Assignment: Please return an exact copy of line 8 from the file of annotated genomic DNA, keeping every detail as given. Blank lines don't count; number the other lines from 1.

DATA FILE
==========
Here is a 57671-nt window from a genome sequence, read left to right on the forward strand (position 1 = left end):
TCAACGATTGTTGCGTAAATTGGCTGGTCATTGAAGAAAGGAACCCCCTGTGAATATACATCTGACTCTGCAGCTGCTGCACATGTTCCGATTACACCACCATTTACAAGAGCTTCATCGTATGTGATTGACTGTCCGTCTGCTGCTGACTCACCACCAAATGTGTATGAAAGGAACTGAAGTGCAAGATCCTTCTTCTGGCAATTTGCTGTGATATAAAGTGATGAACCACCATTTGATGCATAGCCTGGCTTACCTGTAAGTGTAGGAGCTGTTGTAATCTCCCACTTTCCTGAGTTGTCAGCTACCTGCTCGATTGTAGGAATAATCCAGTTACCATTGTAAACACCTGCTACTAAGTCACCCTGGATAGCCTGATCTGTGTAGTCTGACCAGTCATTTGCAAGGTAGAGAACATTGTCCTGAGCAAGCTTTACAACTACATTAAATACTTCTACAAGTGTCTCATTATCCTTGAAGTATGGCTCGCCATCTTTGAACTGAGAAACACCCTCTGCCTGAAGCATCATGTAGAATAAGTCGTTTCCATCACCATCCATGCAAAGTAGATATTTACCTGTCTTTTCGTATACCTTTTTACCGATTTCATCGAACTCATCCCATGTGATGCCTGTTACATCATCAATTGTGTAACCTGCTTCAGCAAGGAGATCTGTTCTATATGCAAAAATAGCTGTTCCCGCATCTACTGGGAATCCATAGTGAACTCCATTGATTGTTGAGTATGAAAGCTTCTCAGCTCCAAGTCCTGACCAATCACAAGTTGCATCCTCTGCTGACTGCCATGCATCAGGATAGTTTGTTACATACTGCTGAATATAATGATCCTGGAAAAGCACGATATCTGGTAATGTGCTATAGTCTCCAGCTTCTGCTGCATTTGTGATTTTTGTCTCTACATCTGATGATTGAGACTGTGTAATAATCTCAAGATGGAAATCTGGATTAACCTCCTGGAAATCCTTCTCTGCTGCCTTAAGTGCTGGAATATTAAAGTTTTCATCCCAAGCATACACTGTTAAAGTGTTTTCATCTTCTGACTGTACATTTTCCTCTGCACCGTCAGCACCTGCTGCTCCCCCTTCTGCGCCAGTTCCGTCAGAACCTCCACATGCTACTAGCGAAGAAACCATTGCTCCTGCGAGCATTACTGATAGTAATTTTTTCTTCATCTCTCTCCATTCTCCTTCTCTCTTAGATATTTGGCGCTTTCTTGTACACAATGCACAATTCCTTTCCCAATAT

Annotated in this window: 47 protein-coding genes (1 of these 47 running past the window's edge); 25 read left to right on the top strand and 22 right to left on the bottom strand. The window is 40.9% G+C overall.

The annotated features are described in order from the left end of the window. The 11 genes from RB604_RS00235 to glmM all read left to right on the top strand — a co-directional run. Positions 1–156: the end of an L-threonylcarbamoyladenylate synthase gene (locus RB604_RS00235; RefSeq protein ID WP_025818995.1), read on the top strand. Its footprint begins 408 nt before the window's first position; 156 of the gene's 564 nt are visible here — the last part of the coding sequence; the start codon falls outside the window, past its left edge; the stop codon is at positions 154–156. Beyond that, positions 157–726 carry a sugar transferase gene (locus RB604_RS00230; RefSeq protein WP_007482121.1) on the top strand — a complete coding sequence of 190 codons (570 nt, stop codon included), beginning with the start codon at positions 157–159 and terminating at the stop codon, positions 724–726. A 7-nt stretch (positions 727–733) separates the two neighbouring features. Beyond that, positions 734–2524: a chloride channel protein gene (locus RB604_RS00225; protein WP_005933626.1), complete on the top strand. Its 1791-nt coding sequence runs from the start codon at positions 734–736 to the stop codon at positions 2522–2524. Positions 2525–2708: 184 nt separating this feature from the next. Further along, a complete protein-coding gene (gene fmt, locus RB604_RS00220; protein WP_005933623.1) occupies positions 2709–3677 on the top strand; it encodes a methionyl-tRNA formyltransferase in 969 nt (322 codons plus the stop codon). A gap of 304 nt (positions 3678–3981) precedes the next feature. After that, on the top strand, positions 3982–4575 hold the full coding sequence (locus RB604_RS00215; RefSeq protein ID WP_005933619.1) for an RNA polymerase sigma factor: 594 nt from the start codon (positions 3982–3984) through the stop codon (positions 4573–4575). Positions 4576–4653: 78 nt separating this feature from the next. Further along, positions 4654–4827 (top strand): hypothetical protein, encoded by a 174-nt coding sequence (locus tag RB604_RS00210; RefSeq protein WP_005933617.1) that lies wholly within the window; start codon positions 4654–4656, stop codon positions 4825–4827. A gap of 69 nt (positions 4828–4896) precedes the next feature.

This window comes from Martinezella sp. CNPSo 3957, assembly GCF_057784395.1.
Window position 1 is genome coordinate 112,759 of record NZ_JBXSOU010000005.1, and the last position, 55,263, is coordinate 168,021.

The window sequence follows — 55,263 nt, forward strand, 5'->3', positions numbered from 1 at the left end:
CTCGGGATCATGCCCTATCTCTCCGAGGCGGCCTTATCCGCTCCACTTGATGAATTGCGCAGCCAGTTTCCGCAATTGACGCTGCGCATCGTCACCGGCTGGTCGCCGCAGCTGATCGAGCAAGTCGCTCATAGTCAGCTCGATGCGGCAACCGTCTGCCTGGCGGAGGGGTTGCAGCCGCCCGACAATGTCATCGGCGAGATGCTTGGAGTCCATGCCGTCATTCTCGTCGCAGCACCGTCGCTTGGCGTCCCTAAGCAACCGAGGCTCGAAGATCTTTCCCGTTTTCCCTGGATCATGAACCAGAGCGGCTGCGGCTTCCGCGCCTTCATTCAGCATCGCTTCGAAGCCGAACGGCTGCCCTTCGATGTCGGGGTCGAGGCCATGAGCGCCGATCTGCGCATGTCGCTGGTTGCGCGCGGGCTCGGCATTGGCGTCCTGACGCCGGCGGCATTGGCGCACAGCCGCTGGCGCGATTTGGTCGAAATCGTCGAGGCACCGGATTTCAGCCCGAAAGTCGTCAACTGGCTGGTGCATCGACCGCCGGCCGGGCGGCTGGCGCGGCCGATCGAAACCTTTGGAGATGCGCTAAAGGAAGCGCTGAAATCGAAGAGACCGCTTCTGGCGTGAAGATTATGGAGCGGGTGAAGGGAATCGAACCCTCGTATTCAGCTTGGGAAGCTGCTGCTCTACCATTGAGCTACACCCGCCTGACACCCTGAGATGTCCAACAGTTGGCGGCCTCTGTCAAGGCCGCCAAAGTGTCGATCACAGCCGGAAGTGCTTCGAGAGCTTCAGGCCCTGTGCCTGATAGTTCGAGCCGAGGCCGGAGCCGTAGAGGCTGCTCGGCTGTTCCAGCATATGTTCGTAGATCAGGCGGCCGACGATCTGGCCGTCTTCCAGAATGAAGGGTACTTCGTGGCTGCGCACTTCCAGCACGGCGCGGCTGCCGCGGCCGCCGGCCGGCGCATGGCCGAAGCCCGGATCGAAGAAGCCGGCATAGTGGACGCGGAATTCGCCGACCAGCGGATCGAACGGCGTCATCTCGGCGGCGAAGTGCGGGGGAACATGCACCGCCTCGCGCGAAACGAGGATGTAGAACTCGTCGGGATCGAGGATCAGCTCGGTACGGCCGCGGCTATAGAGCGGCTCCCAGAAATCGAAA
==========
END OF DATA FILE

CTCGGGATCATGCCCTATCTCTCCGAGGCGGCCTTATCCGCTCCACTTGATGAATTGCGCAGCCAGTTTCCGCAATTGACGCTGCGCATCGTCACCGGCTGGTCGCCGCAGCTGATCGAGCAAGTCGCTCATAGTCAGCTCGATGCGGCAACCGTCTGCCTGGCGGAGGGGTTGCAGCCGCCCGACAATGTCATCGGCGAGATGCTTGGAGTCCATGCCGTCATTCTCGTCGCAGCACCGTCGCTTGGCGTCCCTAAGCAACCGAGGCTCGAAGATCTTTCCCGTTTTCCCTGGATCATGAACCAGAGCGGCTGCGGCTTCCGCGCCTTCATTCAGCATCGCTTCGAAGCCGAACGGCTGCCCTTCGATGTCGGGGTCGAGGCCATGAGCGCCGATCTGCGCATGTCGCTGGTTGCGCGCGGGCTCGGCATTGGCGTCCTGACGCCGGCGGCATTGGCGCACAGCCGCTGGCGCGATTTGGTCGAAATCGTCGAGGCACCGGATTTCAGCCCGAAAGTCGTCAACTGGCTGGTGCATCGACCGCCGGCCGGGCGGCTGGCGCGGCCGATCGAAACCTTTGGAGATGCGCTAAAGGAAGCGCTGAAATCGAAGAGACCGCTTCTGGCGTGAAGATTATGGAGCGGGTGAAGGGAATCGAACCCTCGTATTCAGCTTGGGAAGCTGCTGCTCTACCATTGAGCTACACCCGCCTGACACCCTGAGATGTCCAACAGTTGGCGGCCTCTGTCAAGGCCGCCAAAGTGTCGATCACAGCCGGAAGTGCTTCGAGAGCTTCAGGCCCTGTGCCTGATAGTTCGAGCCGAGGCCGGAGCCGTAGAGGCTGCTCGGCTGTTCCAGCATATGTTCGTAGATCAGGCGGCCGACGATCTGGCCGTCTTCCAGAATGAAGGGTACTTCGTGGCTGCGCACTTCCAGCACGGCGCGGCTGCCGCGGCCGCCGGCCGGCGCATGGCCGAAGCCCGGATCGAAGAAGCCGGCATAGTGGACGCGGAATTCGCCGACCAGCGGATCGAACGGCGTCATCTCGGCGGCGAAGTGCGGGGGAACATGCACCGCCTCGCGCGAAACGAGGATGTAGAACTCGTCGGGATCGAGGATCAGCTCGGTACGGCCGCGGCTATAGAGCGGCTCCCAGAAATCGAAA